Daniel Tamberelli and Michael Maronna in "The Adventures of Pete… (Nickelodeon )
As I wrote in a preview earlier this week, the cast of the 1990s Nickelodeon series "The Adventures of Pete & Pete" was reunited Tuesday before a packed and ardent crowd at L.A.'s Orpheum Theater for what turned out to to be a (somewhat rambling, less than tight, but otherwise delightful) three-hour celebration of the deepest children's show -- and one of television's best shows -- ever. On a stage dressed significantly with a suburban lawn, a picket fence, a Stingray bike and a bowling ball, the main cast and a couple of guest players joined creators Will McRobb and Chris Viscardi and supervising director Katherine Dieckmann for a panel discussion with extras.
These included Toby Huss (best known as Artie, the Strongest Man in the World) as Sandy Krebman, CEO of the show's fictional megacorp, KrebStar; a selection of clips from the show; a cameo from the soft-serve-headed Mr. Tastee; and the cherry on the sundae, the first-ever live appearance by Polaris, the show's fictional house band (built upon the actual band Miracle Legion), with Danny Tamberelli (Little Pete) and Syd Straw (math teacher Miss Fingerwood) joining at the end for "Summerbaby," one of the series' signal songs. Though it was made up of material written 16 years ago and more, their set, which got better and more powerfully moving as it went along, did not have the feel of a revival, having never happened before. (Leader Mark Mulcahy said afterward that more Polaris shows may be on the cards.)
The night at the Orpheum followed two other reunions, one in November at the Silent Movie Theater under the aegis of the Cinefamily, and back-to-back appearances in February at New York's Bowery Ballroom. I spoke to McRobb and Viscardi between the New York and Orpheum shows. What follows is some of the conversation that didn't make it into Tuesday's article.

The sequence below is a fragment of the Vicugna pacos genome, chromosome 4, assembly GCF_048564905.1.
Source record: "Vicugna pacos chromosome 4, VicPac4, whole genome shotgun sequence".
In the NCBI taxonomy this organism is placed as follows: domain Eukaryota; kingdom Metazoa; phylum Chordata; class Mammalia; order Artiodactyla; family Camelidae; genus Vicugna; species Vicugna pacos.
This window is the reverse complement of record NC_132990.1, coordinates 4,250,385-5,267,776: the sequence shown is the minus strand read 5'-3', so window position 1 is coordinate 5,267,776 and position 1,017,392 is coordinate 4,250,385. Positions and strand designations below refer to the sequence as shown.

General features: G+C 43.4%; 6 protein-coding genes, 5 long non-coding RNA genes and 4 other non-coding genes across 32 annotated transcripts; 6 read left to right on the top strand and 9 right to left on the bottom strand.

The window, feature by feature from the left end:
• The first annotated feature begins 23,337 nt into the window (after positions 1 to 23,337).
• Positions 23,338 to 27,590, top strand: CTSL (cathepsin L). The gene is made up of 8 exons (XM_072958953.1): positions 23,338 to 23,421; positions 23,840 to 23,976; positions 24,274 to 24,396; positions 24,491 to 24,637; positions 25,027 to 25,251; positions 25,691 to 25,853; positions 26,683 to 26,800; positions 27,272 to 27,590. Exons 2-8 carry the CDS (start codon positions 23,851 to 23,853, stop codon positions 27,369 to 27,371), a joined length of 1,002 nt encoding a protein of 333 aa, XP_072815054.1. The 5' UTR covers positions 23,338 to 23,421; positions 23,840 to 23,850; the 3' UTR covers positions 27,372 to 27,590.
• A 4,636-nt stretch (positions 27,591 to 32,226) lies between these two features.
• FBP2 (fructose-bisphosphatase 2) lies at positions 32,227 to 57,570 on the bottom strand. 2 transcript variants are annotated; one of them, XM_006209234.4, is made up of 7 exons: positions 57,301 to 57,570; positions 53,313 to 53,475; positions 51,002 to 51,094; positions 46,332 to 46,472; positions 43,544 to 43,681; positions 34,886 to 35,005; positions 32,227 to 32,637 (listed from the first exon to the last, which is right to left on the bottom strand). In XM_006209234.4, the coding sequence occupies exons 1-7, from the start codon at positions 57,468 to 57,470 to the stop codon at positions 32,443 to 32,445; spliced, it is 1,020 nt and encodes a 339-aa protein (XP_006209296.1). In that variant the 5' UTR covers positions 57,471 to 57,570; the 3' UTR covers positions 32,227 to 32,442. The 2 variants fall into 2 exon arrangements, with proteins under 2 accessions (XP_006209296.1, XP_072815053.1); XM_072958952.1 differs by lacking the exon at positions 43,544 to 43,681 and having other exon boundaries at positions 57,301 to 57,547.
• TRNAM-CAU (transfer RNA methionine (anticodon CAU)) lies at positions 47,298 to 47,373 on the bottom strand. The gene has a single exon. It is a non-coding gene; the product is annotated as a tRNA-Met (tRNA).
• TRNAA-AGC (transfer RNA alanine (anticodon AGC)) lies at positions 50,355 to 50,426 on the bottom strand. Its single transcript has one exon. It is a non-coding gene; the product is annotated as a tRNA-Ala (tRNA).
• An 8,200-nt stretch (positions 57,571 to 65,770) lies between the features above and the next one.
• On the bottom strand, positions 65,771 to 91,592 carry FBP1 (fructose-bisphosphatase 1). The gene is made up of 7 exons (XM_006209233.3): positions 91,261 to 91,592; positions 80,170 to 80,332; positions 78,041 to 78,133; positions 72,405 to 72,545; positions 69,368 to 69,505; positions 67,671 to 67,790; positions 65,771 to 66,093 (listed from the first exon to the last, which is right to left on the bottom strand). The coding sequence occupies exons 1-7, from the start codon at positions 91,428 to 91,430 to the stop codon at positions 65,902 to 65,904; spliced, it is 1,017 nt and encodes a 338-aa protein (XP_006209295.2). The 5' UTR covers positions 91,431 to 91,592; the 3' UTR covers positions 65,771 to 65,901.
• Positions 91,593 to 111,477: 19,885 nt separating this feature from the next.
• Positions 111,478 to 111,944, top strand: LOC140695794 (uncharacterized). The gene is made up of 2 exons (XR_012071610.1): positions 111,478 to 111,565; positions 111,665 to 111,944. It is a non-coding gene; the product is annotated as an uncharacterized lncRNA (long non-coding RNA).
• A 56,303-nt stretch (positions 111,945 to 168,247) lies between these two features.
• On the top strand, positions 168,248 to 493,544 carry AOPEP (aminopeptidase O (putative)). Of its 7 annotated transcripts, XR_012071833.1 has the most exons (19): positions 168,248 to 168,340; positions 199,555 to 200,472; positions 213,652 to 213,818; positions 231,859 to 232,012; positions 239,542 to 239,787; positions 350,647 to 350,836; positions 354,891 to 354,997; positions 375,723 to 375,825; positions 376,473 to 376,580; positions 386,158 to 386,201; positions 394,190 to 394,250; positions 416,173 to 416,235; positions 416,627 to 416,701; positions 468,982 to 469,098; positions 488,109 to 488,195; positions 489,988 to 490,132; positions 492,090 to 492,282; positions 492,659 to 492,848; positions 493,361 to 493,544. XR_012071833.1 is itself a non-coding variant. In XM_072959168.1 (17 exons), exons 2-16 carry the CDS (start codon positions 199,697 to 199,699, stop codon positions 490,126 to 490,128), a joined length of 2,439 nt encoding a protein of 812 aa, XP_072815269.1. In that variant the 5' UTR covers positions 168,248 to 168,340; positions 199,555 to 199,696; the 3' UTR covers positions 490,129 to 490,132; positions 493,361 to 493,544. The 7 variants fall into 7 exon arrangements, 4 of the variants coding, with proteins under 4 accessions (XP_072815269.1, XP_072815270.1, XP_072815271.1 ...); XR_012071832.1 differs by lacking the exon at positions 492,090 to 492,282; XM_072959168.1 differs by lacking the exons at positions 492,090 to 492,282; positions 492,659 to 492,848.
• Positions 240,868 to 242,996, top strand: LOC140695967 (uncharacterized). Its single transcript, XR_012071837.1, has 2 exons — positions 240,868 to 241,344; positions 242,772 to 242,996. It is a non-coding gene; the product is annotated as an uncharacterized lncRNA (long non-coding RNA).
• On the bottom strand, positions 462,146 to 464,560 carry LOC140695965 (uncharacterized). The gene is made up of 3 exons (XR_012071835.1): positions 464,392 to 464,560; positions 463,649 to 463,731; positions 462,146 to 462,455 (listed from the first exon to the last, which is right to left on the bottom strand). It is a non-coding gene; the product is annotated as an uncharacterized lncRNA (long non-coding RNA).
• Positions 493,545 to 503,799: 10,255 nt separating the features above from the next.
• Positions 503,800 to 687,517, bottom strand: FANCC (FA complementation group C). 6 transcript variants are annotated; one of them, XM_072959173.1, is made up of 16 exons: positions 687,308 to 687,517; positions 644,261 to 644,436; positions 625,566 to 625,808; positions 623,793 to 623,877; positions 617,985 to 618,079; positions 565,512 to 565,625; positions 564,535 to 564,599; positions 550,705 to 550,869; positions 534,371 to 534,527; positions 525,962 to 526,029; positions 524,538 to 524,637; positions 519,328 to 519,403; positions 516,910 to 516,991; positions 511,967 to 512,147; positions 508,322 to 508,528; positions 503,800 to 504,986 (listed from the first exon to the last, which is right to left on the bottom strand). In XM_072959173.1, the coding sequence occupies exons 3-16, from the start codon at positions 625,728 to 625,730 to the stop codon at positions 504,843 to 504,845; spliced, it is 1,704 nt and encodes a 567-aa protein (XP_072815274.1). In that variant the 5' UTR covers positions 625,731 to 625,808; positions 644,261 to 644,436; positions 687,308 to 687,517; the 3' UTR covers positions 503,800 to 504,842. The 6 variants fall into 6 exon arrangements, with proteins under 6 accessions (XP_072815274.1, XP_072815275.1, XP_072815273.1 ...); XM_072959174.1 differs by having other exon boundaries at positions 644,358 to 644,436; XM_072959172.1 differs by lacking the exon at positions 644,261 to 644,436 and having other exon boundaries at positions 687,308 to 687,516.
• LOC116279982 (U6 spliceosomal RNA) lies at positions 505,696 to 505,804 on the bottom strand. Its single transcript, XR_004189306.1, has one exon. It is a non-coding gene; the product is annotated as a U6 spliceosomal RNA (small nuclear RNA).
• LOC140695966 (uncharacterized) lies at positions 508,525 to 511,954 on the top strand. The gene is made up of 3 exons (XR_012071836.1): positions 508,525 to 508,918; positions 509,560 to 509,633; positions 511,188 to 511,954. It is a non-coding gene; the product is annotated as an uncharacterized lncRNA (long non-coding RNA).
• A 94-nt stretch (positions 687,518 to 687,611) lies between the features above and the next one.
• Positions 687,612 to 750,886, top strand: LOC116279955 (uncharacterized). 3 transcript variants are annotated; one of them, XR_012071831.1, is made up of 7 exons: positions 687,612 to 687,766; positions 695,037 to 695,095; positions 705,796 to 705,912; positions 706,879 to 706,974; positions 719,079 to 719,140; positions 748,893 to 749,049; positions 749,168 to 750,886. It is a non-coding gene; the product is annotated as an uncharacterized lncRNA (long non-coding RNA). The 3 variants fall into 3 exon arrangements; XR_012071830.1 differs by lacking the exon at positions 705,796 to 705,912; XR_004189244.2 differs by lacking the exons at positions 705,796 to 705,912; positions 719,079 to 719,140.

Will McRobb: I felt like I was on a film society panel in L.A., but I felt like a rock star at the Bowery Ballroom. And we were paid like a band, so I had to go up the back steps to the manager's office and he gave me a big envelope with money and I had to pay everybody afterward.
Chris Viscardi: When the Cinefamily last summer said that they wanted to do this night for us, we were excited, but we thought, "How many people are really going to show up?" And it sold out. So we decided to do the Bowery Ballroom, through the Onion. The Bowery holds what 400, 450 -- we were like, "OK, We're from New York, there's a lot of people in New York who know about the show, so maybe we'll do OK." And it sold out literally in two minutes online. And then we added a second show and that, too, sold out in less than five minutes. Then you go to the Bowery Ballroom, and it's pouring rain that day, people are waiting outside for hours in the rain -- we definitely felt like rock stars. The audience was just so warm and wonderful and so appreciative.
You had the Blowholes, Little Pete's band from the episode "A Hard Day's Pete," play in New York.
WM: Chris and I spent about 100 hours trying to figure out whether people should be standing or sitting, because we felt it would be really boring for people to be standing while we blah blah blahed about the show. Then we thought, well, we do have this band playing -- maybe it will be OK. And it is the Bowery Ballroom. As it turned out [standing] was the best decision, because it really was more like a rock show than a listen-to-guys-talk show. And the energy brought by the band [including Tamberelli, Straw and power pop icon Marshall Crenshaw] just took it to a whole new level. What was most amazing about that show, where we had the full cast together for the first time, was that the most love that was felt on that stage -- obviously Alison [Fanelli, who played Big Pete's best friend Ellen] got a lot of love, because a lot of guys had crushes on her -- but Judy [Grafe] and Hardy [Rawls], mom and dad, they weren't exactly on the comedy cutting edge of the episodes, they got the biggest rounds of applause.
What was the male to female ratio in the audience?
WM: It seemed pretty split.
CV: I would say that of the people who came up to me after the L.A. show and the New York show, the ones who were the most affected and were trembling and just wanted to hug you were girls. I don't think we ever really wrote the show for them -- probably one of its flaws, looking back, is that we didn't do as good a job as we could have with Ellen, giving her more to do and taking advantage of Alison's comic chops. But I was amazed at how affected young women in the audience were.
Do you think Katherine Dieckmann had anything to do with that?
CV: I'm sure she did. She definitely went out of her way to put Ellen in the forefront at times. Her sensibility also had a real sweetness to it, a smart quality to it, and bohemian.